Monday, 28 March 2011

When is DDL not DDL?

If you ever thought that the LAST_DDL_TIME on a table only tells you the last time that DDL was performed directly upon that table, then think again.

We recently noticed some tables which appeared to have been recently changed, yet we couldn't find any related DDL changes.

Then we remembered that we regularly rebuild a handful of indexes (once a week, on Sunday morning) for performance/plan-stability reasons.

Could it be that rebuilding an index resets the LAST_DDL_TIME for the index's table?

Let's find out.

SQL> create table poo (x date);

Table created.

SQL> create index poodex on poo(x);

Index created.

SQL> select object_name,
to_char(last_ddl_time, 'DD-Mon-YYYY HH24:MI:ss')
2 from dba_objects where object_name like 'POO%';

OBJECT_NAME TO_CHAR(LAST_DDL_TIM
----------- --------------------
POO         22-Mar-2011 10:09:51
POODEX      22-Mar-2011 10:09:51

SQL> alter index poodex rebuild online;

Index altered.

SQL> select object_name,
     to_char(last_ddl_time, 'DD-Mon-YYYY HH24:MI:ss')
2 from dba_objects where object_name like 'POO%';

OBJECT_NAME TO_CHAR(LAST_DDL_TIM
----------- --------------------
POO         22-Mar-2011 10:11:31
POODEX      22-Mar-2011 10:11:31

Yup! In a surprising (to me) result, it looks as though rebuilding an index does indeed reset LAST_DDL_TIME on the table, even though we are not performing DDL on the table directly.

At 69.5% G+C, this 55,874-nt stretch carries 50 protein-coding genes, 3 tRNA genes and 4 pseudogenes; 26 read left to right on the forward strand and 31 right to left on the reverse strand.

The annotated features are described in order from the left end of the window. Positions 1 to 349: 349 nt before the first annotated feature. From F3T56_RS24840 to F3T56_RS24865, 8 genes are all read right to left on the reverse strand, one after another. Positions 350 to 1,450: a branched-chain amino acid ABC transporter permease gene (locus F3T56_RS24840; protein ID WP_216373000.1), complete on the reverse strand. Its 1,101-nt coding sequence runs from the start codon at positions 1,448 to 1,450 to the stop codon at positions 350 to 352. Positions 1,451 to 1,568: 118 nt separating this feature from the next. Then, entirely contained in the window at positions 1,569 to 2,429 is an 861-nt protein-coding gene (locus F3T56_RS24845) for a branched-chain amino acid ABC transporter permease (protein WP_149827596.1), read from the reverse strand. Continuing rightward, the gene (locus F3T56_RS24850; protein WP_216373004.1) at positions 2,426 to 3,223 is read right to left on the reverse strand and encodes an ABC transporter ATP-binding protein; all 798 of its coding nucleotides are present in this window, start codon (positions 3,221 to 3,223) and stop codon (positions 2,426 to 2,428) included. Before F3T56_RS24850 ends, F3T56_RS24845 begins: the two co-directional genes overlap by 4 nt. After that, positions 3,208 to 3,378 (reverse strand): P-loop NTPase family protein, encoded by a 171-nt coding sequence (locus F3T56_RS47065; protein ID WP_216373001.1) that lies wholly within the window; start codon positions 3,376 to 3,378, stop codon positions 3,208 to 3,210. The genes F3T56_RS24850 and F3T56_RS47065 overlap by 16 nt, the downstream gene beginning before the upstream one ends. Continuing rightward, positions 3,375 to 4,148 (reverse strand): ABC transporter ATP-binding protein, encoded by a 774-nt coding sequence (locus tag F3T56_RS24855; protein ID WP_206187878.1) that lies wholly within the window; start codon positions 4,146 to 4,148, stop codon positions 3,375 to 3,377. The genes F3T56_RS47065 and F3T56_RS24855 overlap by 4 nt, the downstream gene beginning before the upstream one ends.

In my opinion, this is a misleading result.

Thanks to Matt Penny for doing all the work and investigation and telling me to publish the results!

EDIT:  Thanks to Neil below for suggestions of other events which may or may not cause this behaviour.

I have tested creating, amending, re-compiling and dropping a procedure, but this does not cause a change in LAST_DDL_TIME for the dependent table.

Example as follows:

14:16:55 PETE @ ETEST1D > create table foo (foocol number(5));

Table created.

14:17:20 PETE @ ETEST1D > @lastddl

OBJECT_NAME                    TO_CHAR(LAST_DDL_TIME,'DD-MON-
------------------------------ ------------------------------
FOO                            28-Mar-2011 14:17:20

14:18:35 PETE @ ETEST1D > create procedure fooproc is
14:19:13   2  v_var varchar2(10);
14:19:26   3  begin
14:19:31   4  null;
14:19:38   5  exception
14:19:42   6  when others then null;
14:19:45   7  end;
14:19:47   8  /

Procedure created.

14:19:50 PETE @ ETEST1D > @lastddl

OBJECT_NAME                    TO_CHAR(LAST_DDL_TIME,'DD-MON-
------------------------------ ------------------------------
FOO                            28-Mar-2011 14:17:20
FOOPROC                        28-Mar-2011 14:19:50

14:20:06 PETE @ ETEST1D > create or replace procedure fooproc is
14:20:31   2  v_var varchar2(10);
14:20:34   3  begin
14:20:36   4  select to_char(foocol)
14:21:02   5  into v_var
14:21:07   6  from foo;
14:21:14   7  exception
14:21:17   8  when others then null;
14:21:18   9  end;
14:21:19  10  /

Procedure created.

14:21:20 PETE @ ETEST1D > @lastddl

OBJECT_NAME                    TO_CHAR(LAST_DDL_TIME,'DD-MON-
------------------------------ ------------------------------
FOO                            28-Mar-2011 14:17:20
FOOPROC                        28-Mar-2011 14:21:20

14:21:31 PETE @ ETEST1D > alter procedure fooproc compile;